“Fuck your feelings” was a resonant refrain among many Trump supporters during the 2016 campaign.
In their view, we were living in a country where the coddling of youthful sensitivities had run amok, and Donald Trump was the unvarnished antidote to the left’s assault on American toughness. Can’t handle it? Then leave, snowflake.
But President Trump, champion of fuck your feelings, has proved to be the most delicate snowflake of all. While every modern president has favored sympathetic media outlets and friendly crowds, Trump is different in the degree to which his promises differ from his actions. Unlike his predecessors, his appeal is built around a bravado he won’t or can’t exhibit.
In the first six months of his presidency, the self-professed brawler has dodged the press, favoring pillow fights with Fox & Friends over substantive exchanges with critical journalists.
He’s lived in denial of his unpopularity, choosing instead to fluff his insatiable ego before campaign-style rallies where he makes wild claims he then sends his unprepared lackeys to defend.
He fired the FBI director and a U.S. attorney after both reportedly rebuffed his inappropriate overtures.
His closest aides fear exposing him to unflattering news coverage, lest they bruise their boss’ ego.
The man never apologizes.
The president’s true-believing base and the suckling underlings who see him as a means to an end still publicly express support for him. His social-media coordinator and barking sons, loyal to Trump as a trio of undersocialized rescue dogs, have never met a pro-Trump conspiracy theory they wouldn’t help spread.
But beyond that, the number of people who are willing to tell Donald Trump that he is wonderful is dwindling. Stateside, all the polling has him at a sub-40 percent approval rating, with no rally in sight. Internationally, it’s worse. In Europe, it’s abysmal.
Given Trump’s complete inability to process dissent, this week’s G-20 summit in Hamburg, Germany, puts President Snowflake directly in harm’s way. Thankfully, there’s Poland.
Poland is not on the way to Hamburg from the United States. It’s an overshoot. But it’s the closest place to the G-20 the president could land with the reasonable expectation that he wouldn’t be triggered by hordes of protesters the second he landed.
Just to be on the safe side, Polish officials bused extra Trump fans into Warsaw from across the countryside, armed with cheers and enthusiasm, and none of that scary dissent that frightens Donald so very much. Just what a brave president would want. Trump delivered a speech worthy of a B- from a middle-school civics teacher, and the crowd lost its mind. Stateside, Morning Joe, recently the target of one of Trump’s cowardly lobs, tiptoed around Trump’s ineptitude, apparently aware of what’s at stake globally if Trump’s in a bad mood on international trips.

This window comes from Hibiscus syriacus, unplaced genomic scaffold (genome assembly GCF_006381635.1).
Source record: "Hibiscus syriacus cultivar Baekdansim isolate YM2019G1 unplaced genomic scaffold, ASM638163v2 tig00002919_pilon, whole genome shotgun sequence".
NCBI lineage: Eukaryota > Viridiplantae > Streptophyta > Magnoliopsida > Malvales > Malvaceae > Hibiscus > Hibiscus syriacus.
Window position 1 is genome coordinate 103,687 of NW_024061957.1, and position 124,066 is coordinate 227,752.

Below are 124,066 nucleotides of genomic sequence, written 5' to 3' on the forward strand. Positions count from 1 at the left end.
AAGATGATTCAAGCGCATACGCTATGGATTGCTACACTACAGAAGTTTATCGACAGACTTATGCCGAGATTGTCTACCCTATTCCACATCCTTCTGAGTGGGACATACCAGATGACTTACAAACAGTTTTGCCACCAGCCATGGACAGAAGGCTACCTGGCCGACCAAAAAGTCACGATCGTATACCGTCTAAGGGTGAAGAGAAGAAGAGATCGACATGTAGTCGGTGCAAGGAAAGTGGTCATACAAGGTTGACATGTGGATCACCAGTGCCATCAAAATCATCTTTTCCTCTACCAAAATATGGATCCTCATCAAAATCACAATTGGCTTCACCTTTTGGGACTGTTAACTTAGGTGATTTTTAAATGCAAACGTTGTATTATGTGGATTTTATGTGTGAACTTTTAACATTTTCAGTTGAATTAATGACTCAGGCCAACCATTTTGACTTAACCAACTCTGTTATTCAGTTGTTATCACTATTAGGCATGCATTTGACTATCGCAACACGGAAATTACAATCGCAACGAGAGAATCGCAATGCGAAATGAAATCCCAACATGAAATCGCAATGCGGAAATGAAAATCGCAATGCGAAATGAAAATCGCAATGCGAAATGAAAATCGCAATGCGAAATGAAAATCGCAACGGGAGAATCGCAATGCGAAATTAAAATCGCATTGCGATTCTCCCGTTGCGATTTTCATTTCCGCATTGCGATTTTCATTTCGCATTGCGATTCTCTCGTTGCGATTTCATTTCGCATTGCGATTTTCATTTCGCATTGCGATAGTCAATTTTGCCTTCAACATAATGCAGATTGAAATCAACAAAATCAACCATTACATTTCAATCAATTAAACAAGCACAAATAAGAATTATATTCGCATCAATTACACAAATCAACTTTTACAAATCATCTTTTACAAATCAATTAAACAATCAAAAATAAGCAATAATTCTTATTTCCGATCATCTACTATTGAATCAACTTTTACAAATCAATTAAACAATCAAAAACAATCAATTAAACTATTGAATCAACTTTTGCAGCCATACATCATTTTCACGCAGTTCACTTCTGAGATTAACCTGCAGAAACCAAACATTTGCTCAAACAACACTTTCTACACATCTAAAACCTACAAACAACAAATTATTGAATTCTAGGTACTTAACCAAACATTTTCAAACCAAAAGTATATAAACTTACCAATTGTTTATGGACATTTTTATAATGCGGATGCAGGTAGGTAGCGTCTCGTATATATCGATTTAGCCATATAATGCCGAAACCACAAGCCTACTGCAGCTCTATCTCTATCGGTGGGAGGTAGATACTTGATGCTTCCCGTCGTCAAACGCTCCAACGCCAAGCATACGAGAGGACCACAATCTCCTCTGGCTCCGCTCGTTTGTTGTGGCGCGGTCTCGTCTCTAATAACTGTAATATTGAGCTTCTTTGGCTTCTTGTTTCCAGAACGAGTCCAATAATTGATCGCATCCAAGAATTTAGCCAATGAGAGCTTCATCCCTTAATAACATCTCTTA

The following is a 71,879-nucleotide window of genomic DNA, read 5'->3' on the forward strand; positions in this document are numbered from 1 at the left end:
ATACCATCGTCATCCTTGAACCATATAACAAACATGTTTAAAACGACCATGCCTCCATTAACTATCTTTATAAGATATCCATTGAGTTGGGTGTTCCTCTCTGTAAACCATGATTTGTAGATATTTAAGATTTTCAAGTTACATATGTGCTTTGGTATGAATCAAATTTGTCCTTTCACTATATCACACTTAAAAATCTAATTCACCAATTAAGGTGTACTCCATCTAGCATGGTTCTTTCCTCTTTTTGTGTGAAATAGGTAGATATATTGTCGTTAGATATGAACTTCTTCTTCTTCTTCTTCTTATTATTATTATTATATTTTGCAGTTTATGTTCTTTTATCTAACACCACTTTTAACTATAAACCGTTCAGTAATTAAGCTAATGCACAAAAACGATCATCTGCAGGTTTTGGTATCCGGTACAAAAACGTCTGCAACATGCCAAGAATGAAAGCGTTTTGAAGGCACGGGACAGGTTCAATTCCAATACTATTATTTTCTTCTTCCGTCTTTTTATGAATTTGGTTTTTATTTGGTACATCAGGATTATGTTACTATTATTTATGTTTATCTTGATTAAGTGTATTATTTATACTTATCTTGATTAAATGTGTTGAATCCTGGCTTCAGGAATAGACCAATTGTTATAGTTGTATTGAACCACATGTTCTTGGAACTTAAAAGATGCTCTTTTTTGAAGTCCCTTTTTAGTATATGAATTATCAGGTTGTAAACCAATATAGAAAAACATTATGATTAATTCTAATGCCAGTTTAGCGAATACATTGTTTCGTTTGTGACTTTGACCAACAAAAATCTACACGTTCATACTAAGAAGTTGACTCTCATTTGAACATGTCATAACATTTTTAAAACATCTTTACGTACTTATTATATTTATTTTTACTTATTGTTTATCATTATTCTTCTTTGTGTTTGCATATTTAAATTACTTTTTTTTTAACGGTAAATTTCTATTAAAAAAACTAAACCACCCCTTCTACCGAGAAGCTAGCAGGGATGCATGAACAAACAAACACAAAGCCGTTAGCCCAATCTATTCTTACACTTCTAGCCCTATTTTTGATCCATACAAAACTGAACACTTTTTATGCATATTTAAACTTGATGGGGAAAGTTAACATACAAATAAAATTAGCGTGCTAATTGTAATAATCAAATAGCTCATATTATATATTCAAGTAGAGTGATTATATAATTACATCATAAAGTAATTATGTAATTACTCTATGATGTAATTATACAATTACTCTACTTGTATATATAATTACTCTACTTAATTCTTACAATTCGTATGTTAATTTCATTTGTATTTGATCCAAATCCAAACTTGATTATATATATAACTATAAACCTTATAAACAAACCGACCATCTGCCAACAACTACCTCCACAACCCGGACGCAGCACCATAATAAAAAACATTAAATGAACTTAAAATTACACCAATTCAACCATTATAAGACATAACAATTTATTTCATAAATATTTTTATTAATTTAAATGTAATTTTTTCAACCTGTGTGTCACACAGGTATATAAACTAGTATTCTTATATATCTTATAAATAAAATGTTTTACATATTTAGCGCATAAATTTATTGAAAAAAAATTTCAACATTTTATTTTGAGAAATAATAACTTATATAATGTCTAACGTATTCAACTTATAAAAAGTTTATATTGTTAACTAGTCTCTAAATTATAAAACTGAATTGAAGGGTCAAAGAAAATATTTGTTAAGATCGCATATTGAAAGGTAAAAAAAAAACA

Who knows what would have happened if the president had visited, say, Stockholm or Nice. Feelings could have been hurt! Feelings with nuclear launch codes!
The rest of this week promises to be even rougher for President Trump and his eggshell emotions. At the G-20, he’ll have to face the aforementioned Macron, the rude handshaker, and German Chancellor Angela Merkel, a mean lady who refuses to praise him even though he has done everything he is capable of as president, which is nothing.
Trump will have to face a harsh world, one far from the safe space of his office with the enormous TV screen and the approving hedgehog face of Sean Hannity.
Trump will also have a meeting with Russian President Vladimir Putin, whom Trump once halfway invited to a Miss Universe pageant in Moscow. Apart from governing from the same city where a Miss Universe pageant once occurred, Putin is also a tiny despot, the sort of man Trump believes himself to be in the same way a cat watching a nature show on TV believes itself to be a lion. Incidentally, Russia is one of the only places in the world where Trump is popular.
Putin is also the sort of man most of America would hope the president would have the stones to confront, if given the opportunity. Putin is also behind an attempt to meddle in the 2016 American presidential election, according to every intelligence organization.
Trump will not be dwelling on this fact, according to The New York Times, because Russia meddling in the U.S. election undermines Trump’s electoral win, which he is apparently more proud of than he is in the continued integrity of the American electoral system. His fear of the disapproval of a masculine caricature is greater than any feeling of obligation to serve the interests of the country that elected him.
A normal person would take mass disdain—of the U.S., of Europe, of the industrialized world as a whole—as a clue that they, perhaps, are personally doing something wrong.
Not Donald Trump. Trump could drive northbound in the southbound lane of an expressway and interpret the other drivers’ honks as affronts to his inherent rightness, so fearful is he of being wrong.
It’s hard to fathom a person who demands so much personal toughness of those around him yet displays so little. Trump’s critics have called this behavior childlike, immature, id-driven. Even his supporters would find fault in a man so frightened by confrontation that he’s willing to fly several hundred miles out of the way to avoid it.
Trump is a wimp, a baby, a wuss, a chicken, a cupcake. To borrow from the vocabulary of the “Fuck your feelings” crowd: a puppet. Or something else that starts with a “p.”